Confidence is a funny thing.
For the Michigan hockey team, it has often come and gone in a blink of an eye. The Wolverines seemed to be stuck in quicksand as they endured a five-game losing streak to start November.
And a lot has turned around in Michigan’s recent three-game winning streak, — including the offense’s nine-goal resurgence in last weekend’s College Hockey Showcase. The most important turnaround is arguably the Wolverines’ recent power play success.
Michigan has scored four power play goals in its last three games, and special teams could catapult the Wolverines to a much-needed series sweep this weekend against Ohio State.
“When you get a couple of goals on the power play, it helps because you can play a little more relaxed, and can take chances, and you feel a little more confident with the puck,” junior forward Louie Caporusso said. “When those three things all come together, that’s what makes the power play successful. I think confidence is the biggest thing of the power play — and a little bit of luck.”
Michigan (3-5-0-0 CCHA, 7-7-0 overall) will need both things in Columbus, especially considering the Wolverines’ current 11th-place standing in the CCHA.
The rise of Michigan’s power play and steady efficiency of its penalty kill show how contagious confidence can be. Ohio State (4-5-1-1, 6-9-1) has had no such experience this season.
In their six non-conference games, the Buckeyes have killed penalties at a 90-percent clip. But that rate drops to 62 percent in Ohio State’s 10 CCHA games. Ferris State, the conference’s highest-scoring offense, netted eight power play goals in two games against the Buckeyes on Nov. 20-21.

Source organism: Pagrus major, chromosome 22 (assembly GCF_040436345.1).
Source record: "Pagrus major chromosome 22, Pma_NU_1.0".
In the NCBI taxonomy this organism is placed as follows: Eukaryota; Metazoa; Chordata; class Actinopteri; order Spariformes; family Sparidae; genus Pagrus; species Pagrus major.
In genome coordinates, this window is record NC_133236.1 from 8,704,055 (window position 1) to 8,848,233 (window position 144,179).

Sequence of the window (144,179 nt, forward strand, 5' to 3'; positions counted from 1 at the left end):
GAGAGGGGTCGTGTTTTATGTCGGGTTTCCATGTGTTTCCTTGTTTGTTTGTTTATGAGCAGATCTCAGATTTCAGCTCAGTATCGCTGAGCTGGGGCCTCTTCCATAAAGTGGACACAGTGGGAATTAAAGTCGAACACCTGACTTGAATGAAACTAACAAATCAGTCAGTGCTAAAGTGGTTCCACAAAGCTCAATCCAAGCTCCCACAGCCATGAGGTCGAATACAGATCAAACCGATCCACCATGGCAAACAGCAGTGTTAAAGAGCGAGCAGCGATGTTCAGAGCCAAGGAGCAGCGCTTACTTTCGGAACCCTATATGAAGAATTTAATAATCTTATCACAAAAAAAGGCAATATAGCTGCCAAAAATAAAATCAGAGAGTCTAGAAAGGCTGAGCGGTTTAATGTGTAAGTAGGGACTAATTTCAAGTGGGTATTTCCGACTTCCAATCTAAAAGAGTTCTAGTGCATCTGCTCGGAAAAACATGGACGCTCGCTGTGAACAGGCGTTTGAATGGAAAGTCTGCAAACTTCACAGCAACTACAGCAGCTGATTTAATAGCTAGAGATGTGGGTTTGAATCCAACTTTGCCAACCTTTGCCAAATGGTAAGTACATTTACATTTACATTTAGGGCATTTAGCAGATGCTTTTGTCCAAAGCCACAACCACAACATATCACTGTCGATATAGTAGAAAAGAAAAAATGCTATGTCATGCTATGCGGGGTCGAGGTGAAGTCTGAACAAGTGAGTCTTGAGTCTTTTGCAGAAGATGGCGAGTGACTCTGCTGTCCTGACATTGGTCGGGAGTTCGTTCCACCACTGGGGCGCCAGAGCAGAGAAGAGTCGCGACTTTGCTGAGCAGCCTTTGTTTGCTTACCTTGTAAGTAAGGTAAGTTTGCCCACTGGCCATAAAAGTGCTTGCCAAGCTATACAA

Ohio State has given up multiple power play goals in seven of those 10 conference games. And the Buckeyes’ overall rate of 73 percent is the fifth-worst penalty kill in Division I hockey.
Both Caporusso and junior forward Carl Hagelin downplayed the statistic and said that they were just concerned about the Wolverines’ play. It certainly has improved as of late.
“We’re starting to pick it up on the power play right now,” Hagelin said. “We’re moving the puck pretty well. … We’re on a roll.”
The Wolverines sport the third-best penalty-kill rate in Division I, and the unit has been the team’s strength throughout the season. And one reason the extra-man attack has improved is its competition in practice.
“Our penalty killers are really frustrating to work against (in practice) because they’re good,” Berenson said. “It helps and it hurts. It helps us to know that if we can beat these guys or make a good play against them, then we have a chance to do that in the game. But it hurts (because) we can’t beat them.”
Michigan has been getting better touches on the puck, establishing longer possession in the offensive zone, and improving its passing on the power play. Berenson also sees the Wolverines moving the puck quicker, which creates more scoring opportunities.
If there is one area the Wolverines can take advantage in this weekend, it is on special teams. During their five-game skid, they scored just two power play goals and weren’t very effective.
Now, Michigan is making things happen around the net on the power play, and the puck is bouncing the Wolverines’ way. Newfound confidence could breed complacency, but Michigan knows now is not the time to rest.
“We’ve got to keep this winning streak alive,” Caporusso said. “We didn’t get off to the greatest start. We don’t have that cushion like we normally do to be able to give up wins that we deserve. That’s going to be the type of hockey we’re going to have to play — desperate hockey. We’re going to have to get the wins.”